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  • Plaque forms on teeth shortly after eating and within 24 hours begins to harden and eventually turns into tartar. Tartar serves as a place for bacteria to grow, leading to gingivitis. As gingivitis worsens, periodontal disease develops which includes inflammation, pain, and tooth loss. Prevention of plaque and tartar build-up is key; use VOHC accepted food and/or water additives, wipe or brush your cat’s teeth daily, and have your veterinarian perform regular dental cleanings.

  • Plaque forms on teeth shortly after eating and within 24 hours begins to harden, eventually turning into tartar. Tartar serves as a place for bacteria to grow, leading to gingivitis. As gingivitis worsens, periodontal disease develops which includes inflammation, pain, and tooth loss. Prevention of plaque and tartar build-up is key; use VOHC accepted food and/or water additives, wipe or brush your dog’s teeth daily, and have your veterinarian perform regular dental cleanings.

  • Like humans, cats have two sets of teeth in their lives. There are 26 deciduous teeth, also known as their primary, baby, milk, or kitten teeth, and 30 permanent teeth, also known as their adult teeth.

  • Like humans, dogs have two sets of teeth in their lifetime. There are 28 deciduous teeth, also known as their primary, baby, milk, or puppy teeth, and 42 permanent teeth, also known as their adult teeth.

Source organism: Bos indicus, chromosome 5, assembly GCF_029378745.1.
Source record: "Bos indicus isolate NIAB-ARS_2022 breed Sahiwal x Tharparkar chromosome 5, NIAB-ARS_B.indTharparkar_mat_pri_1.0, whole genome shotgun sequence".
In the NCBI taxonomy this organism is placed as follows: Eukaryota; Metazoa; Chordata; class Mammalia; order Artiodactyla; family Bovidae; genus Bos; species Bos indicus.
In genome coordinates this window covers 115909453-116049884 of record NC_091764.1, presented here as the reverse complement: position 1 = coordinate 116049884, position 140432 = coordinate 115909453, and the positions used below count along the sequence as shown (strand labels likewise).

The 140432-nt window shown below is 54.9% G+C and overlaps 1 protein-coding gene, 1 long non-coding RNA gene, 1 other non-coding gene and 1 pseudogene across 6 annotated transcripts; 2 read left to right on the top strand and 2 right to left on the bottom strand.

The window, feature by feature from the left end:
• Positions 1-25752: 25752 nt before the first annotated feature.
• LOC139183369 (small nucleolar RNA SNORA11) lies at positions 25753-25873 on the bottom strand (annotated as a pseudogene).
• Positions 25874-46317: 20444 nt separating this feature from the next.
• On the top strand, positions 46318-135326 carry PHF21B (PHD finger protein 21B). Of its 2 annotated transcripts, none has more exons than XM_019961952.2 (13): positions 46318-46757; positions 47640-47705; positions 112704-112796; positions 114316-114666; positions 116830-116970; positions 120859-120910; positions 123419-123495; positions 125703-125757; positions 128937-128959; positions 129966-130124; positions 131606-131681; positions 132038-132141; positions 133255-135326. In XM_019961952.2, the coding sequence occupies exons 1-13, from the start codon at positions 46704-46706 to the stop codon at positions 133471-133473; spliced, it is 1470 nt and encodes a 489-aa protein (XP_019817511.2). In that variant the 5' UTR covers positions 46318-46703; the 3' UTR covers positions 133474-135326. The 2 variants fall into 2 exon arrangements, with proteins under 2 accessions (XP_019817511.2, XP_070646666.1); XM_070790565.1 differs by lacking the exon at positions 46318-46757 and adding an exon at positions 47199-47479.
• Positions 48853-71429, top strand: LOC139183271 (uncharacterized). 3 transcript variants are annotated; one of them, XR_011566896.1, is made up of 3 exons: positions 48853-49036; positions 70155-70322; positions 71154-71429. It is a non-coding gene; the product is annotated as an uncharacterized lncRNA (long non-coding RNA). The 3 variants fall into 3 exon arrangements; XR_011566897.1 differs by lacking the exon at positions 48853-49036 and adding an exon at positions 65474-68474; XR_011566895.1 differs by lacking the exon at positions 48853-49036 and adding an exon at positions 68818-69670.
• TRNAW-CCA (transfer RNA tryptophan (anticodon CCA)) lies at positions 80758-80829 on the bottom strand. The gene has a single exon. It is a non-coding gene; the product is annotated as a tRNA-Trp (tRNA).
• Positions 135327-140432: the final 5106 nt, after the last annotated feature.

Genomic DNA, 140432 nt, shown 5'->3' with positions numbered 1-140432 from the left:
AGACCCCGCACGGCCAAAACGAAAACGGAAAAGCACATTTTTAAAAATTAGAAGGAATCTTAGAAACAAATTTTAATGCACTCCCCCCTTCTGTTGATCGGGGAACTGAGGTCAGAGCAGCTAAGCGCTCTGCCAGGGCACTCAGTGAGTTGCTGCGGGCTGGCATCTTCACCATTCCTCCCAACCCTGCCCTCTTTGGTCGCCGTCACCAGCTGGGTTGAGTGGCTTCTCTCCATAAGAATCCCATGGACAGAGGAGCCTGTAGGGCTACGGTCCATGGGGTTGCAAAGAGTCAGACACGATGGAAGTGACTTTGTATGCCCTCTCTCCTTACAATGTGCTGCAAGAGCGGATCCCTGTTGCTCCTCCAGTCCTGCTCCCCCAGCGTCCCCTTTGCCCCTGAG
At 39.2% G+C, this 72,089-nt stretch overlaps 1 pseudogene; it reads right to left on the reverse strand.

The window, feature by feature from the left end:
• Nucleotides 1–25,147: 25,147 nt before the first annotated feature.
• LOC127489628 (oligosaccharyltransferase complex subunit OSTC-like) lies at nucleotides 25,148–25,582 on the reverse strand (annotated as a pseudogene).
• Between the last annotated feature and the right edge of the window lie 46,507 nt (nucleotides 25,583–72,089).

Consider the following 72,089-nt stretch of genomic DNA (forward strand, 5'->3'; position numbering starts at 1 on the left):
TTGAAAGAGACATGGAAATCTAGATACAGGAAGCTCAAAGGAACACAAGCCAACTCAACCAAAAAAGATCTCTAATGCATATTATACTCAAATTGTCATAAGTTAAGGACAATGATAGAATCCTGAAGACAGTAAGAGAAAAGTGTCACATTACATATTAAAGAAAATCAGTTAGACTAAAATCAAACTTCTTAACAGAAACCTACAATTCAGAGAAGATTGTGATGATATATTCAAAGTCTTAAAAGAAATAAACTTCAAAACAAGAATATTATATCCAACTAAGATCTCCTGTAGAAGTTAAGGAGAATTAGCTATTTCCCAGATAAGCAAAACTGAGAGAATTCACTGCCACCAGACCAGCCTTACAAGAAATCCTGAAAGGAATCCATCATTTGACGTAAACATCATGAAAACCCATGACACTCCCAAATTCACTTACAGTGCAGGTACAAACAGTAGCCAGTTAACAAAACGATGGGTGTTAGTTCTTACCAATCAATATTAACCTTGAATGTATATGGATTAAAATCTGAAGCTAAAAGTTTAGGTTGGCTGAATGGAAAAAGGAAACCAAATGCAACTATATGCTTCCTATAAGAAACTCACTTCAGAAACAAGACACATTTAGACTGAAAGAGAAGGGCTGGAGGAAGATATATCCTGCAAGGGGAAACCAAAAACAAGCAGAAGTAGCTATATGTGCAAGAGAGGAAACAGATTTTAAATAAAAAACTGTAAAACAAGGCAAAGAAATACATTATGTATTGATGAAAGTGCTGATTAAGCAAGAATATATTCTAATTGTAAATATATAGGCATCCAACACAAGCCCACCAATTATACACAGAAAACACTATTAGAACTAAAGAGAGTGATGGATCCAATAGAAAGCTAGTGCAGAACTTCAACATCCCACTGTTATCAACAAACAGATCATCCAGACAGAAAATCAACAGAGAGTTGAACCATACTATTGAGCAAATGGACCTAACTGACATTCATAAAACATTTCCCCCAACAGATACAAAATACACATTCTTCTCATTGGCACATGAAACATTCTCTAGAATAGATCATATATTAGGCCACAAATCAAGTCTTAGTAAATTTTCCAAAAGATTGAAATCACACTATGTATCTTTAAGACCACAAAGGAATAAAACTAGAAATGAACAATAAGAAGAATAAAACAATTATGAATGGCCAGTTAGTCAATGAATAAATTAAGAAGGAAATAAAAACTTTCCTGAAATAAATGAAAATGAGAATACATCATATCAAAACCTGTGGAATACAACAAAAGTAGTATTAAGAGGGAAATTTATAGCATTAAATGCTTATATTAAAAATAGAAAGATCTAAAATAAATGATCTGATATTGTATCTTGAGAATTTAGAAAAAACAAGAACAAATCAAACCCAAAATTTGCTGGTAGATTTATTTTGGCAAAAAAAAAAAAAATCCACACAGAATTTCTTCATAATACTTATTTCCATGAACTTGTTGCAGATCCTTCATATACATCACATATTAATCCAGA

• Dental X-rays in cats are similar to those taken in humans. In many cases, intraoral dental X-rays are necessary to identify and treat dental problems in your cat. Nearly two-thirds of each tooth is located under the gum line. Your cat will need to be anesthetized in order to accurately place the X-ray sensor and perform a thorough oral assessment, treatment, and prevention procedures.

  • Dental X-rays in dogs are similar to those taken in humans. In many cases, intraoral dental X-rays are necessary to identify and treat dental problems in your dog. Nearly two-thirds of each tooth is located under the gum line. Your dog will need to be anesthetized in order to accurately place the X-ray sensor and perform a thorough oral assessment, treatment, and prevention procedures.

  • Tooth resorption (TR) is one of the more common oral abnormalities seen in cats. In the past, tooth resorption was referred to as feline oral resorptive lesions, odontoclastic resorptions, cavities, caries, cervical neck lesions, external or internal root resorptions, and cervical line erosions.

  • Tooth resorption (TR) is a common oral abnormality seen in dogs. Although the premolars of the lower jaw are most commonly affected, lesions can be found on any tooth.

  • A tooth root abscess is a severe infection that develops around the root of a tooth usually occurring from a broken or traumatized tooth.

  • A tooth root abscess is a severe infection that develops around the root of a tooth usually occurring from a broken or traumatized tooth.